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    TDREWMAN
    I am finally seeing the panic buying slow down. There is so much you can buy. The supermarkets are going to be open if a city gets shutdown. There is no food shortage, however there is a stock shortage if people shop like there is. I saw a picture of a woman buying a shopping cart of milk.. Who needs 10 gallons of milk and where are you going to put it? Because of this panic shopping I have found that I don't have to look at the dates of the milk I buy, it is daily fresh at this point. A lot of stores are now putting out a no return policy on a lot these panic purchase items ..
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    Catlyn
    Stores here are opening for the elderly only for the first hour, hour+, so that they have a chance at freshly stocked shelves. Stores should also keep a minimal of staples on hand in back just in case they can't get there at the early hour or at least offer delivery to them in case they can't get out. Our elderly are the backbone of what this country is, they raised us, fed us, took care of us, worked their behinds off to provide for us...it's our turn to do for them! Please, check on your neighbors, slip a note under their door and leave your number so they can call you if they need help. And if YOU can find items at the stire, pick a just a few extra items, doesn't need to be an extraordinary amount, just enough to help feed them, and maybe a few friends of yours could do the same? A lot of elderly are alone in this world, their spouses have passed and their kids are living far away. If they need some eggs or a can of soup or a loaf of bread...and I know we are all struggling, but, a few extra items to help feed them will not break you any more. There's a dollar store here where EVERYTHING actually IS a dollar, sometimes even less, and they sell lots if overstock food staples, 5 bucks can go a long way here. This just breaks my heart to see...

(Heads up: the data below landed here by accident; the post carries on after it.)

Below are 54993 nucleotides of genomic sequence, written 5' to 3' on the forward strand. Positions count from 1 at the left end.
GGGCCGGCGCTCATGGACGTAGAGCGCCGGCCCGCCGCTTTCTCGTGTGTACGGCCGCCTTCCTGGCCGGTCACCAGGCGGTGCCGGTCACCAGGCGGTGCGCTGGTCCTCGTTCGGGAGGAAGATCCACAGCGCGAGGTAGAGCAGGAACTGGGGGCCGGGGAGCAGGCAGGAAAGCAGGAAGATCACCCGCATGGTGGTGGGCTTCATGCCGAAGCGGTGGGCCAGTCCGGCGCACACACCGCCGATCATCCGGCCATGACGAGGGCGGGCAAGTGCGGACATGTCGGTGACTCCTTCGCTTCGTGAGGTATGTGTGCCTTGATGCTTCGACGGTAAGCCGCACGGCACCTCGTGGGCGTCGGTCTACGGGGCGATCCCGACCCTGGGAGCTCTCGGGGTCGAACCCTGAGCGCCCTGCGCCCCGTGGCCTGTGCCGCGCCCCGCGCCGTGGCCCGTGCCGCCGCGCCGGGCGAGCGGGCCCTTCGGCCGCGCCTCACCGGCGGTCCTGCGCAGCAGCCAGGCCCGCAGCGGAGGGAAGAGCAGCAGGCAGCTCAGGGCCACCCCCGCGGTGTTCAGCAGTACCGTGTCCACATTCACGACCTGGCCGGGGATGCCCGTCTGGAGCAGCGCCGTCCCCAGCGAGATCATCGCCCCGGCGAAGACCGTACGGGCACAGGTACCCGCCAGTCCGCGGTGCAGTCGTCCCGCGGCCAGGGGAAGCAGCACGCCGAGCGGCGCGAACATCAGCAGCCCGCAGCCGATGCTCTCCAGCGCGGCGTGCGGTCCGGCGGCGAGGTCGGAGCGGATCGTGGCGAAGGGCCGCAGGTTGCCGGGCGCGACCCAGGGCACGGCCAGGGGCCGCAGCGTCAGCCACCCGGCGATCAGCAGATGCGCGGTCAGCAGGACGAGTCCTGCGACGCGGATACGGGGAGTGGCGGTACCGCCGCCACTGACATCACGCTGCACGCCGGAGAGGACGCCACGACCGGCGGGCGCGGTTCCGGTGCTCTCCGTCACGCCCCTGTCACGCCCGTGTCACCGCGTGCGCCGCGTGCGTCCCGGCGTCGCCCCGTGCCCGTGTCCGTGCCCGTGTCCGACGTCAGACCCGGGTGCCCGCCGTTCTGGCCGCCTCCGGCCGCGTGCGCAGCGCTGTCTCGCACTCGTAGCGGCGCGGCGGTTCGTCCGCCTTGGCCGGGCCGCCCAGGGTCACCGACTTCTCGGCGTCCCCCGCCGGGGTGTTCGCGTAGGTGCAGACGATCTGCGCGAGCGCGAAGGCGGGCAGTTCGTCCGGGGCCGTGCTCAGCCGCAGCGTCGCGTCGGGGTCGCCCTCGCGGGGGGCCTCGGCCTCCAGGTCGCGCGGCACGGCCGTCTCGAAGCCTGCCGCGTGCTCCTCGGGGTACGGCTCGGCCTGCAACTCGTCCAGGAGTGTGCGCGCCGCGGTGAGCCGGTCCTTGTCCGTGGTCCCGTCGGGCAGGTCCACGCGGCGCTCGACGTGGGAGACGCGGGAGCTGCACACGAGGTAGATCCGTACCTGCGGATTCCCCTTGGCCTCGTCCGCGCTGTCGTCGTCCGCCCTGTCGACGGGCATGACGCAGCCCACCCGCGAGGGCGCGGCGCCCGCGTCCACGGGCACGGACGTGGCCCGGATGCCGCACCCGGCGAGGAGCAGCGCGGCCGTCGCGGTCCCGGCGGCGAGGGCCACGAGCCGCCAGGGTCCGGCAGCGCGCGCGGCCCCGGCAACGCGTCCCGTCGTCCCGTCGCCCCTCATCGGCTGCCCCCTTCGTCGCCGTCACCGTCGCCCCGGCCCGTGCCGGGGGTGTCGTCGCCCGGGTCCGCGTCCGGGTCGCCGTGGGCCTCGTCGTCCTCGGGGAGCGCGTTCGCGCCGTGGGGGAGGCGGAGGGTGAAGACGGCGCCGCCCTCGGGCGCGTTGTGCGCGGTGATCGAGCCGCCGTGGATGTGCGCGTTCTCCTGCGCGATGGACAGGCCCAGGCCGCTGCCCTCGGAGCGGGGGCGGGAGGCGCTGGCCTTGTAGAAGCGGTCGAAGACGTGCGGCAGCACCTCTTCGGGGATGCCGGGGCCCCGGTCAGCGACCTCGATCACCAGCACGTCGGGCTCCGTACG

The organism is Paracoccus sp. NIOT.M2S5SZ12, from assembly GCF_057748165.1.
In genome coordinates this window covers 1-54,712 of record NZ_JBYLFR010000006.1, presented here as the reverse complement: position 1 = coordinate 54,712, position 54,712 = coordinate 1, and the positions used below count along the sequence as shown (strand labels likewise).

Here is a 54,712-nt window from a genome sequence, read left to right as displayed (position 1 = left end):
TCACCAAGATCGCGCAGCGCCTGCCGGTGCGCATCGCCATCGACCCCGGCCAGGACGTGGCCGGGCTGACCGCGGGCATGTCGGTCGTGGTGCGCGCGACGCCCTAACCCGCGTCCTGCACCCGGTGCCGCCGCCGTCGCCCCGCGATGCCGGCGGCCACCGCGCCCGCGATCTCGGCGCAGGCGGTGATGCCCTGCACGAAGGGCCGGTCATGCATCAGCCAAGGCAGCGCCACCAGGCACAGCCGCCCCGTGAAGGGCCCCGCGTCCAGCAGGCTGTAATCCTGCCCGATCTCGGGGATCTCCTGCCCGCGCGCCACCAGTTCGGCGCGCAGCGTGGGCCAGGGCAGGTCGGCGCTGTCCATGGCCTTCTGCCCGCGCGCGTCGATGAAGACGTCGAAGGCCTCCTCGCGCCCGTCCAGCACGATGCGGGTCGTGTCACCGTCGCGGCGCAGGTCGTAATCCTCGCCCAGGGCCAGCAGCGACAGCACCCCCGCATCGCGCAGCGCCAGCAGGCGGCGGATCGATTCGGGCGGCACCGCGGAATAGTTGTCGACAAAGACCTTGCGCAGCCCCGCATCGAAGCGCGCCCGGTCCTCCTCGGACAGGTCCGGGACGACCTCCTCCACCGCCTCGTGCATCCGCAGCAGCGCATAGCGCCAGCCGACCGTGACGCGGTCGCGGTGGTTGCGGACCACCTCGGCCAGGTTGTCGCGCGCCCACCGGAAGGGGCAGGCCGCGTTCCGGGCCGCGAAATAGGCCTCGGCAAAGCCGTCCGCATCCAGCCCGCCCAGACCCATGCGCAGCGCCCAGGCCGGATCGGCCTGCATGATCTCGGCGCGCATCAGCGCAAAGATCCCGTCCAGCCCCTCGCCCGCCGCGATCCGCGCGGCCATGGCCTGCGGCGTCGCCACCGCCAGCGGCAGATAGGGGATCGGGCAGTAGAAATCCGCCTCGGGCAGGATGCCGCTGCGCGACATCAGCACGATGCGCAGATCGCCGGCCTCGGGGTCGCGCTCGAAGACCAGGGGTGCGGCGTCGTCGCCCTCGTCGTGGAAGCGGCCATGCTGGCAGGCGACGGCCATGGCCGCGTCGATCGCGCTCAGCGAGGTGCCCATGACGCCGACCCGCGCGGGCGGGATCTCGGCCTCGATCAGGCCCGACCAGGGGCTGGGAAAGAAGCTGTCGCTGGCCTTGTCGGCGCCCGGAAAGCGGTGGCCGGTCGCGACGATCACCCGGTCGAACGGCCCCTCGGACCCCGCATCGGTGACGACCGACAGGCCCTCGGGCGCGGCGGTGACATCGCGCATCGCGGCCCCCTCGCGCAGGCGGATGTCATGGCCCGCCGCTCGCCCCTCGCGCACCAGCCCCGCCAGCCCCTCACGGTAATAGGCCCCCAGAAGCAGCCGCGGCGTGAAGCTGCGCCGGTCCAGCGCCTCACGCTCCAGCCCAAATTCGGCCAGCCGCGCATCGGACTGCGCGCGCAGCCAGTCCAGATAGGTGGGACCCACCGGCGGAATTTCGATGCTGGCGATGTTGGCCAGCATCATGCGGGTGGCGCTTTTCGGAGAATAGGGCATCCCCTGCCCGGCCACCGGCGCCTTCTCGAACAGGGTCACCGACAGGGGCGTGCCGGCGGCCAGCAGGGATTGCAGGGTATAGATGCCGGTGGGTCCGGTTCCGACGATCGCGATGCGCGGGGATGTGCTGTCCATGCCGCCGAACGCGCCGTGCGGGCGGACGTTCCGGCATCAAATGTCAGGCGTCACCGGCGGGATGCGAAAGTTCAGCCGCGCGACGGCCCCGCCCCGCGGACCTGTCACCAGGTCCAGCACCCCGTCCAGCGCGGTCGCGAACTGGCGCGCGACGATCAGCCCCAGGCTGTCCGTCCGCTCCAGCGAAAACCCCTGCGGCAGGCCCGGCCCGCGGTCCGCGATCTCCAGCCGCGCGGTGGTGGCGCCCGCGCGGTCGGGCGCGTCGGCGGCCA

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    Carol
    The really sad thing that there's no reason to be doing this panic buying. The stores need to start limiting the number of all items a customer can buy. There's just no sense to this.
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    Nonya
    Even when stores put limits on things, people bring their children, friends and family, and get them to buy stuff behind them. The other day I was at the grocery store checking out. The lady behind me put her 3 kids in line and had them purchase extra paper towels, as there was a limit. People always find ways around rules put into place. They don't think about the people behind them.
  • A
    Allen
    It's understandable to keep a couple weeks worth of extra food and other things around but there is no reason to buy every bit you can get your hands o
  • l
    lourdes
    This image also sadly tells how very disconnected folks are from their elderly parents and grandparents... I thank God my Mom is still alive and that most of my siblings look after her...
  • K
    Koujii
    I had to go to 4 different stores to find what I wanted and only 1 store had the common sense to limit certain items.